Oops. I meant to say, at the beginning of my second paragraph above, "...about making the NFL a kinder, gentler league and football a kinder, gentler sport." My bad. But by the look of things this article is not attracting anyone's interest, at least not enough to respond to it, so I don't know why I'm even bothering to correct myself! Mr. Cook has raised some valid points and this topic is certainly timely and relevant. It seems that unless he writes about gays, guns, or God nobody is interested enough to enter the discussion.
David, it doesn't help matters that Janay Palmer is going the Tammy Wynette route and "standing by her man."
We can talk all day long about making the NFL a kinder, gentler sport, but the kind of violence we have come to expect in football is not the problem; it is the symptom. Let's face it, we just live in a culture that gets off on violence. We must not forget that there are just as many women in the stadiums cheering on those jarring hits between players. And many women seem to expect men to be "manly," oftentimes calling a man a wuss if he doesn't do the typical "manly" things.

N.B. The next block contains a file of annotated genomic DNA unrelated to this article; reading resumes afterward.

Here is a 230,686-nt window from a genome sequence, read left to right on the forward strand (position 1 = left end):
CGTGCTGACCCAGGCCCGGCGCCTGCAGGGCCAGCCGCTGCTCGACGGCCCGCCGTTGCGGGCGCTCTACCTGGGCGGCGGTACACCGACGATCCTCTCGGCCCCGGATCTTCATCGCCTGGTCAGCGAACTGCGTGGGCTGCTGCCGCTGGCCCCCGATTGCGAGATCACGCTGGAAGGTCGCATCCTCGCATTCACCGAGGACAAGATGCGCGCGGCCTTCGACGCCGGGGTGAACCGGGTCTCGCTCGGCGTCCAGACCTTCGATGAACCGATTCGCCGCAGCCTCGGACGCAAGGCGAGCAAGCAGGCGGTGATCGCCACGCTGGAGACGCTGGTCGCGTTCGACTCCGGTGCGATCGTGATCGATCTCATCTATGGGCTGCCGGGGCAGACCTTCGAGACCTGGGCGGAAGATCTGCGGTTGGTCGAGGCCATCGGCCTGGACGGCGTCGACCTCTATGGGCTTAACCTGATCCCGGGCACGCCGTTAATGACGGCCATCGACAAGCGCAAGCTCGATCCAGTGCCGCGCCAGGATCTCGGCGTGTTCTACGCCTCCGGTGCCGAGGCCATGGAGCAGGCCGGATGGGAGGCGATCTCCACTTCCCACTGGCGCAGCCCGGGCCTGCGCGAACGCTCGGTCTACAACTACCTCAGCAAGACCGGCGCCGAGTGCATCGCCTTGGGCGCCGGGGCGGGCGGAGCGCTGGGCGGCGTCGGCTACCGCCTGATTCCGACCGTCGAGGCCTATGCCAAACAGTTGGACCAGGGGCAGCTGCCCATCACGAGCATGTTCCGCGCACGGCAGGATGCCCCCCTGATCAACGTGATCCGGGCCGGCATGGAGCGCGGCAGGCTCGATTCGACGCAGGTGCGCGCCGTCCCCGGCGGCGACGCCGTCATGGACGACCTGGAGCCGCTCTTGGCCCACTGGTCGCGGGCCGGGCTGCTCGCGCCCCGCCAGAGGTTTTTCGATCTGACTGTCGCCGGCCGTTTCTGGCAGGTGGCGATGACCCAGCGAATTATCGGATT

In the South especially, the women in redneck culture extol the guy who drives the big truck, goes huntin' with his buddies, and drinks his whiskey and stands his ground in a barroom brawl. Just listen to any C/W song - they are all about men being "men" in a purely physical sense. And rap is even worse, with women not only not rising up in protest about being called bitches and hoes and being treated as objects, but joyously singing and dancing along with the rappers who demean them. And unfortunately many women, especially redneck women and black rap-condoning women, seem to think that being a man means mistreating his woman on occasion and showing her who is the "man" of the household. They would rather have a man who slaps them upside the head than one who demurs to her and comes across like a wuss. Of course, these women are not right in the head and they do not make up the majority, but there are enough of them who seem to sanction violence in men, even when it is directed against them personally, that it gives grounds for certain men to think that their violent and abusive behavior is the "manly" thing to do.